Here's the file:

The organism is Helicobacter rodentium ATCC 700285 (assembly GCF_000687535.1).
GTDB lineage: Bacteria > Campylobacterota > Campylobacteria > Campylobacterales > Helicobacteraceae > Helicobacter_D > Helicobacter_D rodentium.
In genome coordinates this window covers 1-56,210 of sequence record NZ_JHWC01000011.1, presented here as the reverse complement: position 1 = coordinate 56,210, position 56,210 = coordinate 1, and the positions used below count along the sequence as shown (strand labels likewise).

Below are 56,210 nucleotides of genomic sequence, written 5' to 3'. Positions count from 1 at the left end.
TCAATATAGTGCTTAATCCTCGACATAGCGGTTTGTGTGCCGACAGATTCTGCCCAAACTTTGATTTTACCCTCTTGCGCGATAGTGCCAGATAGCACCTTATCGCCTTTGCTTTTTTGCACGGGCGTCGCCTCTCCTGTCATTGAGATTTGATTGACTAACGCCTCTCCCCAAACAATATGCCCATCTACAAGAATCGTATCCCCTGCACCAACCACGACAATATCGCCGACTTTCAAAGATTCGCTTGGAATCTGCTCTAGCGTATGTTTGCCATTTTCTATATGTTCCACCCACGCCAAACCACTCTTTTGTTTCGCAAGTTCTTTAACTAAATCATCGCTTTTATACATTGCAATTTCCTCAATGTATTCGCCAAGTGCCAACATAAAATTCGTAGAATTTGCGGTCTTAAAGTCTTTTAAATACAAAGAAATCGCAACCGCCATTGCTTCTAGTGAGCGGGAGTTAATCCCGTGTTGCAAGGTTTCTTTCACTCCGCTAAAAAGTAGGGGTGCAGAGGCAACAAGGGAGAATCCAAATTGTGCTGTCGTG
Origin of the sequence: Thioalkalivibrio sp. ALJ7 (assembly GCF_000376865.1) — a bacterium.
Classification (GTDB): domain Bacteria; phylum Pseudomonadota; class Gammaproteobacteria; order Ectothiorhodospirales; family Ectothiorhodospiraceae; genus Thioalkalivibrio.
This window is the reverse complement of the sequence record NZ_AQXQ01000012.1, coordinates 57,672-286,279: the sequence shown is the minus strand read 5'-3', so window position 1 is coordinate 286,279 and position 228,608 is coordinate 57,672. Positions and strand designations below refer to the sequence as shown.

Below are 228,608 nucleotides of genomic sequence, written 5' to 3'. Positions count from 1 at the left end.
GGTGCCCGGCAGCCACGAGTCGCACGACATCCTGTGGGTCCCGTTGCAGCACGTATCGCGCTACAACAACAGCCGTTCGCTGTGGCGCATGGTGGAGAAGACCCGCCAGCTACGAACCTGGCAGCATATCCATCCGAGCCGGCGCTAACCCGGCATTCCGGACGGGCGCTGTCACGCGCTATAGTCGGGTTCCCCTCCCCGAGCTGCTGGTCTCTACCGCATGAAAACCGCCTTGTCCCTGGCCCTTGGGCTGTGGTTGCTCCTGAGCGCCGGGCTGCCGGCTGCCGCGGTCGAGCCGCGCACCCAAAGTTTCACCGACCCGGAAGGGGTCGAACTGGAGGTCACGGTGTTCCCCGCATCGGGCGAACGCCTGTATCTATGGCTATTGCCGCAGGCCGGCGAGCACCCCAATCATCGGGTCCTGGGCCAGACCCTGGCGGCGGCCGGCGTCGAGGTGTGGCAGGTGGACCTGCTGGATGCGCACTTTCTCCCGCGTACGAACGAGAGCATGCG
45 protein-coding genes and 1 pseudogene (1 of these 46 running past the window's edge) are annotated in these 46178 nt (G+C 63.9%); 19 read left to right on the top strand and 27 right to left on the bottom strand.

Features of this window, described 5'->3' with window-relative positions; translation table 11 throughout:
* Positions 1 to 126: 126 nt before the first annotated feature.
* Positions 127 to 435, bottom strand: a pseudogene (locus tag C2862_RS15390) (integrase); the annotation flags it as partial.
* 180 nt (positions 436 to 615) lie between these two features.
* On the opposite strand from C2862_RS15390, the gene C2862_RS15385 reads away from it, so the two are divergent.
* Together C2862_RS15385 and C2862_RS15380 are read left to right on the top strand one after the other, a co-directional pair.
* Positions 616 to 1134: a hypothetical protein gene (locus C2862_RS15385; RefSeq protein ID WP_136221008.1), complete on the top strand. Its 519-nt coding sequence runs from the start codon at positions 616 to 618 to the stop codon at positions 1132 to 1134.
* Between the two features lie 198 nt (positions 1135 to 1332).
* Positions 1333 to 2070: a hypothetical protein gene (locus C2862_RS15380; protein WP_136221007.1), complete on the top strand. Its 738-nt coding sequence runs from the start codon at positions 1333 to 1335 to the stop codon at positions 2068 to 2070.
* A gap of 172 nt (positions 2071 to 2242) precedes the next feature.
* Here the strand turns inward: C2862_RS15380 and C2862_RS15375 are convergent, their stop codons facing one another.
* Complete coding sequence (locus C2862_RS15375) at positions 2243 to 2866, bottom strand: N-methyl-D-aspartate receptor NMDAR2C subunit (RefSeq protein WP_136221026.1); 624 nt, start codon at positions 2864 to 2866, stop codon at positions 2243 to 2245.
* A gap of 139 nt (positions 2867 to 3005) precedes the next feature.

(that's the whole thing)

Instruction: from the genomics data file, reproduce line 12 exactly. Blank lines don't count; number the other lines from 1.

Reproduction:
Features of this window, described 5'->3' with window-relative positions; translation table 11 throughout: